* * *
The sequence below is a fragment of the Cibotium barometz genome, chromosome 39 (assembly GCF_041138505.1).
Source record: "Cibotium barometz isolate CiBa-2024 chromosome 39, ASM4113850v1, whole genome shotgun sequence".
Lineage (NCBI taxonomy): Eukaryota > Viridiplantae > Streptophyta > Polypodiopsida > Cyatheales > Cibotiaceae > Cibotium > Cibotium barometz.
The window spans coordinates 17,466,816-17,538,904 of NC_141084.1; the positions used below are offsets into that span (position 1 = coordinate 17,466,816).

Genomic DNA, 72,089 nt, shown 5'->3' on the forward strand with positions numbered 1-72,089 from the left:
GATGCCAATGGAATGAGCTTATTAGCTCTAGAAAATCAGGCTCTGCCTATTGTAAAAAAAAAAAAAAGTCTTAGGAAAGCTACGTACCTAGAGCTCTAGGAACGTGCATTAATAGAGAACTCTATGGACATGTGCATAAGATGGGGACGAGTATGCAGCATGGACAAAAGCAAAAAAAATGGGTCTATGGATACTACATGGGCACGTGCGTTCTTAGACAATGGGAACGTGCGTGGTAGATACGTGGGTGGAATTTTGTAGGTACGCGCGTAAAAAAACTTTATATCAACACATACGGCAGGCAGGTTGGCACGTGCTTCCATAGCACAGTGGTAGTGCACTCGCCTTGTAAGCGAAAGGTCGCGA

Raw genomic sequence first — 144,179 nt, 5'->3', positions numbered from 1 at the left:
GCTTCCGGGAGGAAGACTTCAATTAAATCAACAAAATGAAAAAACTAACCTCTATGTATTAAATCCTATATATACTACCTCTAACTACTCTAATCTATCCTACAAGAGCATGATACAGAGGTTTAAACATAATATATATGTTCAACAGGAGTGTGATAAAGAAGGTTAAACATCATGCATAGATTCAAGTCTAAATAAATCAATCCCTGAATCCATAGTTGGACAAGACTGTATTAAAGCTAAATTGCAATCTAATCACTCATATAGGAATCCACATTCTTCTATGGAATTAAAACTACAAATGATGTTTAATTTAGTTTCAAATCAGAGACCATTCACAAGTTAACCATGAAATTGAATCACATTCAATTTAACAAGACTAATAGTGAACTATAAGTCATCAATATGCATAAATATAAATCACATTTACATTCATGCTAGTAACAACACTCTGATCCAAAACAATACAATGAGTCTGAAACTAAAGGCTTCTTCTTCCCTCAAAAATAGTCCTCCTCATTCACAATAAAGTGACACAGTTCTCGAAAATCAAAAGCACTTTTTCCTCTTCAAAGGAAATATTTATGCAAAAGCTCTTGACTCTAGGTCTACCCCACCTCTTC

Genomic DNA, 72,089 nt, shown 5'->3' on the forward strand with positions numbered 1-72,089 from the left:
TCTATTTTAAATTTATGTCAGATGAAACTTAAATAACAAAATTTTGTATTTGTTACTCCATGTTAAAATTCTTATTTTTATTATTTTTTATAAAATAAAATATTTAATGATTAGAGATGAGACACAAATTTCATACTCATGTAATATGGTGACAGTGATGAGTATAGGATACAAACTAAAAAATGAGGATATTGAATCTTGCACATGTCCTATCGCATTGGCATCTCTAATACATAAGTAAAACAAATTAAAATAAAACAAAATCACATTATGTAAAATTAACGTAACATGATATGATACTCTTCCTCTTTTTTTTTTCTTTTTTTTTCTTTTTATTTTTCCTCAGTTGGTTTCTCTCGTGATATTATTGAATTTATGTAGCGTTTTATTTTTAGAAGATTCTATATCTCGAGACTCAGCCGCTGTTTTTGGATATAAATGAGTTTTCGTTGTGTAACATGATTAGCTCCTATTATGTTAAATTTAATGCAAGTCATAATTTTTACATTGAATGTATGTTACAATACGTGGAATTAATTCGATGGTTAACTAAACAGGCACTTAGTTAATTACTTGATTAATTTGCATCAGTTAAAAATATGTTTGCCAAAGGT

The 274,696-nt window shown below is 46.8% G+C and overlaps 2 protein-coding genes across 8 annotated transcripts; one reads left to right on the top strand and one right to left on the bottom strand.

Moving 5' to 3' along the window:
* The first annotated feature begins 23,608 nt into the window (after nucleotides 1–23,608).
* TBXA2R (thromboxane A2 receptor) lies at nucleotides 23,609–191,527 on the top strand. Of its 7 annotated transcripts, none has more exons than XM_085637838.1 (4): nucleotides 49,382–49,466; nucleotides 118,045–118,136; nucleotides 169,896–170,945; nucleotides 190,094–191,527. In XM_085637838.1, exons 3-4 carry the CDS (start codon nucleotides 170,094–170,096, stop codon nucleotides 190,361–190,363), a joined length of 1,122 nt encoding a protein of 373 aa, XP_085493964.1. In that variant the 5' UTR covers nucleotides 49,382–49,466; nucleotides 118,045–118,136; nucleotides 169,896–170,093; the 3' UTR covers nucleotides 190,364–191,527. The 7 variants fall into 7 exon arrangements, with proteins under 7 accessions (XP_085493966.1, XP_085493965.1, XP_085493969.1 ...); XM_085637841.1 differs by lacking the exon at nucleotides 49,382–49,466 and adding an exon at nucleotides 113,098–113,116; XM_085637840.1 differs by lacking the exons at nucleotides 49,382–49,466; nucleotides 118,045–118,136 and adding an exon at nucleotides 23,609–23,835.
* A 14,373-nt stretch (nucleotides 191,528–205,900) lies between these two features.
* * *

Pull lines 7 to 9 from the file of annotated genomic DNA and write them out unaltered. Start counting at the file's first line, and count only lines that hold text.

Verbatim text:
Raw genomic sequence first — 144,179 nt, 5'->3', positions numbered from 1 at the left:
GCTTCCGGGAGGAAGACTTCAATTAAATCAACAAAATGAAAAAACTAACCTCTATGTATTAAATCCTATATATACTACCTCTAACTACTCTAATCTATCCTACAAGAGCATGATACAGAGGTTTAAACATAATATATATGTTCAACAGGAGTGTGATAAAGAAGGTTAAACATCATGCATAGATTCAAGTCTAAATAAATCAATCCCTGAATCCATAGTTGGACAAGACTGTATTAAAGCTAAATTGCAATCTAATCACTCATATAGGAATCCACATTCTTCTATGGAATTAAAACTACAAATGATGTTTAATTTAGTTTCAAATCAGAGACCATTCACAAGTTAACCATGAAATTGAATCACATTCAATTTAACAAGACTAATAGTGAACTATAAGTCATCAATATGCATAAATATAAATCACATTTACATTCATGCTAGTAACAACACTCTGATCCAAAACAATACAATGAGTCTGAAACTAAAGGCTTCTTCTTCCCTCAAAAATAGTCCTCCTCATTCACAATAAAGTGACACAGTTCTCGAAAATCAAAAGCACTTTTTCCTCTTCAAAGGAAATATTTATGCAAAAGCTCTTGACTCTAGGTCTACCCCACCTCTTC

Genomic DNA, 72,089 nt, shown 5'->3' on the forward strand with positions numbered 1-72,089 from the left: